Today's NY Times features an interesting article about the language of theatre which resonated with me after my recent and swift Liev-ducation. Back-to-back Liev gives you a unique perspective on his abilities. In many interviews Liev refers to his preference for formality in language; he says he enjoys the rigor of it. I can relate to this. There are days where I will speak only in French just because it feels good. I'm usually running around my house at the time...
The author of this article comments on how jarring it can be to hear a production with people whose language is all over the map. But isn't that kind of the Nature of the Beast? This brings me to the subject of what they call (ed?) the Transatlantic Language. Sometimes referred to as the Great Equalizer, it is the very thing that made you wonder if Kathryn Hepburn (Connecticut) was really British born. To today's North American ear it's a Brit, through and through. But for the English, the pronunciation of certain words makes it irrefutably American. Think Charles Emmerson Winchester describing his beloved Bahhhhstun.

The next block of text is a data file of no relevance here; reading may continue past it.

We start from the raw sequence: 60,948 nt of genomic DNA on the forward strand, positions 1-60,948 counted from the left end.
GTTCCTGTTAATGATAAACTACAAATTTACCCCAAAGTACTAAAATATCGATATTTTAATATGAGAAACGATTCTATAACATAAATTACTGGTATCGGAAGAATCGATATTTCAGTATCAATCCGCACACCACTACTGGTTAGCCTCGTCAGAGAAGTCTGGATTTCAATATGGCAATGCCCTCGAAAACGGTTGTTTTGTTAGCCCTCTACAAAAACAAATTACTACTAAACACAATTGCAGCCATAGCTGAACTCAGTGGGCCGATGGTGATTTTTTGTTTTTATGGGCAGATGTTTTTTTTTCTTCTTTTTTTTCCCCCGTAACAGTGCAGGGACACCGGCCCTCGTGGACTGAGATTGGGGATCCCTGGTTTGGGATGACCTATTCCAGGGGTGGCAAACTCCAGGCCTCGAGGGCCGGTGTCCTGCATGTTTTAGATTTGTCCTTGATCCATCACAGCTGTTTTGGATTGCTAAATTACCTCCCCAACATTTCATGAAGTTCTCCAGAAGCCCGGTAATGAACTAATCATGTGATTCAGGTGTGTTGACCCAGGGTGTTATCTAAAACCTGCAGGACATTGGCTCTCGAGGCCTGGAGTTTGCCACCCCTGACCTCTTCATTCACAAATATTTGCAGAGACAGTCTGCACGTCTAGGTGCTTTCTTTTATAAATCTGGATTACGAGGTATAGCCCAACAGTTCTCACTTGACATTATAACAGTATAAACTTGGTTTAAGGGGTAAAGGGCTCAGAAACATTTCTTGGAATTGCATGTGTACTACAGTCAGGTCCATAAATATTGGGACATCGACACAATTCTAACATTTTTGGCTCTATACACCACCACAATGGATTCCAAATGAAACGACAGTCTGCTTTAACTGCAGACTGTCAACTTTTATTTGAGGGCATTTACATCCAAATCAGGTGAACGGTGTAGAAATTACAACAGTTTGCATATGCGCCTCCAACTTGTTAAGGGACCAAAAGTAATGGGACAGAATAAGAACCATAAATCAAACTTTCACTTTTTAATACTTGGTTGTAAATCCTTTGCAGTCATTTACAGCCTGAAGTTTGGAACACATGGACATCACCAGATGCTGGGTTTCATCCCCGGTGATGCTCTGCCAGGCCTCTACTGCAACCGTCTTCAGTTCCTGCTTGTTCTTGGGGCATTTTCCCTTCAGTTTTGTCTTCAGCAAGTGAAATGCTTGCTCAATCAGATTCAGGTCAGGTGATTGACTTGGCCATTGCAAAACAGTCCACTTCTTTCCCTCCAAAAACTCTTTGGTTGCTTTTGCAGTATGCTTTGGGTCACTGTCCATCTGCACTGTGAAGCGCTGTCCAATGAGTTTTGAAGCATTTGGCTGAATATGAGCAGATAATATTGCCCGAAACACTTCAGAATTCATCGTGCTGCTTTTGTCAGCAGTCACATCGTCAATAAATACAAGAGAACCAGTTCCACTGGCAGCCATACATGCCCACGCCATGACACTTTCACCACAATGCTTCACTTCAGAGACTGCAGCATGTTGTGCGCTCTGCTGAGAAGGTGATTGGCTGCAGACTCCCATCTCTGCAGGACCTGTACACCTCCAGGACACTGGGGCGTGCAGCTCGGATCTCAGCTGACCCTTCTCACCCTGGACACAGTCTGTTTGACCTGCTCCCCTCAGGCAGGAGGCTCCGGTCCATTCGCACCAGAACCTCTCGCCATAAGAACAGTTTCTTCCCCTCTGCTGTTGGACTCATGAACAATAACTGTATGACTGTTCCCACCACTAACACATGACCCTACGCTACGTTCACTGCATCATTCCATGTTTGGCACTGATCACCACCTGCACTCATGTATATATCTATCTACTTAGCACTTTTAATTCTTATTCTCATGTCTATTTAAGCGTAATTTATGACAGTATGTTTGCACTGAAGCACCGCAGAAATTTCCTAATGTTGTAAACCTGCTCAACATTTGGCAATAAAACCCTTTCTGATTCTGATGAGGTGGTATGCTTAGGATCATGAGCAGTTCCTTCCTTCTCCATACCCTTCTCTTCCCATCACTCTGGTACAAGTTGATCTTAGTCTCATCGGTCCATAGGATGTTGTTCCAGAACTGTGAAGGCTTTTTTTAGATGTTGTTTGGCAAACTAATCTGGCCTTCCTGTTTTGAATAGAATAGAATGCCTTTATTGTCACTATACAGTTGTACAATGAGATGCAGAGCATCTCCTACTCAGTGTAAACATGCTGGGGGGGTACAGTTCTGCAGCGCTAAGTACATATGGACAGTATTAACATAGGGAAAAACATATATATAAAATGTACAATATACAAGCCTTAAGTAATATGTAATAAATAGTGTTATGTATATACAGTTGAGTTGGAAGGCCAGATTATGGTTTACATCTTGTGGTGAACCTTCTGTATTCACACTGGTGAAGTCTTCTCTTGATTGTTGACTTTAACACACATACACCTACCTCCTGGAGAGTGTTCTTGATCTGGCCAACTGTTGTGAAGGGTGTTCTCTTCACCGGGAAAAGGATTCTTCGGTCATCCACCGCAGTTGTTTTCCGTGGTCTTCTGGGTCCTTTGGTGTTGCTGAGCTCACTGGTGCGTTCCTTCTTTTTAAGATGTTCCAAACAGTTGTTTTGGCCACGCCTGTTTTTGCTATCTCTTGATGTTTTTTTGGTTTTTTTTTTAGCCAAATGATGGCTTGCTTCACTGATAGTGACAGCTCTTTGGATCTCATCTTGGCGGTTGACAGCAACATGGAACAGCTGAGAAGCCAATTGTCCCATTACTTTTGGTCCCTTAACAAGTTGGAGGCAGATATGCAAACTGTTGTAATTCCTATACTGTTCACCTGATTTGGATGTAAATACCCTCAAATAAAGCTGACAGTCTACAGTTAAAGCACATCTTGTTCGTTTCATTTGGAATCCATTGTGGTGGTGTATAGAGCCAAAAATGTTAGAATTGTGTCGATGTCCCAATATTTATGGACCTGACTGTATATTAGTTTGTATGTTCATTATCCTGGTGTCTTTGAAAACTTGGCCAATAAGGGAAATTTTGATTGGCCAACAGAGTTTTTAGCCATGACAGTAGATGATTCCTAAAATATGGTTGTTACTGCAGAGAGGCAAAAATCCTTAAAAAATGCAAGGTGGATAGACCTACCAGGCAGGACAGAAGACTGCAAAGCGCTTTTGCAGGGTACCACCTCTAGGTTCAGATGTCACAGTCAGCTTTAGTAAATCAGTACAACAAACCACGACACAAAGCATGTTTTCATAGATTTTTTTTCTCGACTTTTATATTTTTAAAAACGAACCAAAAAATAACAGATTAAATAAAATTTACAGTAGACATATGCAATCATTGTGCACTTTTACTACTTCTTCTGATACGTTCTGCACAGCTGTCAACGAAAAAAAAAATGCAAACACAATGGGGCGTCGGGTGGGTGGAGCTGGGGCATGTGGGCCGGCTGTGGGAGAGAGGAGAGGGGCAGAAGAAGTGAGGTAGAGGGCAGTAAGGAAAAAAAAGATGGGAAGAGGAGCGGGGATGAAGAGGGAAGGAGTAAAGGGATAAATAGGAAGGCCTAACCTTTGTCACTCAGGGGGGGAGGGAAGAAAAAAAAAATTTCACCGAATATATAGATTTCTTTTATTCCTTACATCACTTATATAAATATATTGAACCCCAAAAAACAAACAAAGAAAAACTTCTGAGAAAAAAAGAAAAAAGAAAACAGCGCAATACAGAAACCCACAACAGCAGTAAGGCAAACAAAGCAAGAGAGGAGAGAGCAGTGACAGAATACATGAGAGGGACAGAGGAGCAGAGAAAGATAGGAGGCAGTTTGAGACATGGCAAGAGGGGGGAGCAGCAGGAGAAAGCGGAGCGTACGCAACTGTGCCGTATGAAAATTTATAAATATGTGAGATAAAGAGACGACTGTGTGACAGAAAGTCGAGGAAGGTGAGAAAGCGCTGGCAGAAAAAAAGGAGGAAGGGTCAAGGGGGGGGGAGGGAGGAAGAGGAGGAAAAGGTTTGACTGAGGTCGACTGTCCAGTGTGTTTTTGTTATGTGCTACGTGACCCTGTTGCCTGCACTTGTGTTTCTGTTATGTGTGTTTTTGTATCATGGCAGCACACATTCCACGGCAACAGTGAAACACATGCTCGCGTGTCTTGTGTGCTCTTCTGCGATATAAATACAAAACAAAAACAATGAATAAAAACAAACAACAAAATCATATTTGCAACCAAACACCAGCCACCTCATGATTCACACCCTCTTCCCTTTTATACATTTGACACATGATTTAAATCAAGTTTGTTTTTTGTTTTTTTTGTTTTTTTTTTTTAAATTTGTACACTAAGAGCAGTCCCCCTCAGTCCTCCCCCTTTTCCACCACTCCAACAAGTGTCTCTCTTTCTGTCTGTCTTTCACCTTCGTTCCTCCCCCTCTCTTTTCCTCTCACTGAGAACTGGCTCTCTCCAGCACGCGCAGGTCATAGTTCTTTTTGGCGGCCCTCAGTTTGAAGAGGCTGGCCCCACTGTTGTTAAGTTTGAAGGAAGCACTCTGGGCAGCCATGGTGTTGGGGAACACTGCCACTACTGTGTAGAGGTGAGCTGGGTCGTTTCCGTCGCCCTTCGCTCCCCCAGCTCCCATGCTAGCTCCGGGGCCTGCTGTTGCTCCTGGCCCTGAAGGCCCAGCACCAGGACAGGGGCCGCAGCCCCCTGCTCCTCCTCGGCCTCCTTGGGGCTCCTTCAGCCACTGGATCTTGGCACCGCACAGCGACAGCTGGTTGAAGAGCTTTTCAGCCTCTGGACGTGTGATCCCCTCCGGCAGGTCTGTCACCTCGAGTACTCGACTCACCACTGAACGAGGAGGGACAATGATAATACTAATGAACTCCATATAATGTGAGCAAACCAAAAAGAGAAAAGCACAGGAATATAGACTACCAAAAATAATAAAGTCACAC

Liev is clearly skilled in many accents, British being no exception as I've seen (so far) in The Painted Veil. This New York Times article once again paints Liev in a positive light (they are averageing an article a month on him right now!YAHOO!) After having seen excerpts of Liev doing Shakespeare, it's clear that he has straddled the trick of the Transatlantic (when needed), which makes him acutely comfortable in all worlds. His portrayal of Macbeth is the perfect example. Jennifer Ehle's Lady Macbeth is completely unnaffected in accent, and would have clashed next to a very British Liev.
And anyways, Macbeth was Scottish. :-)
What does Transatlantic sound like? I'm pretty sure people from Philly don't speak like this: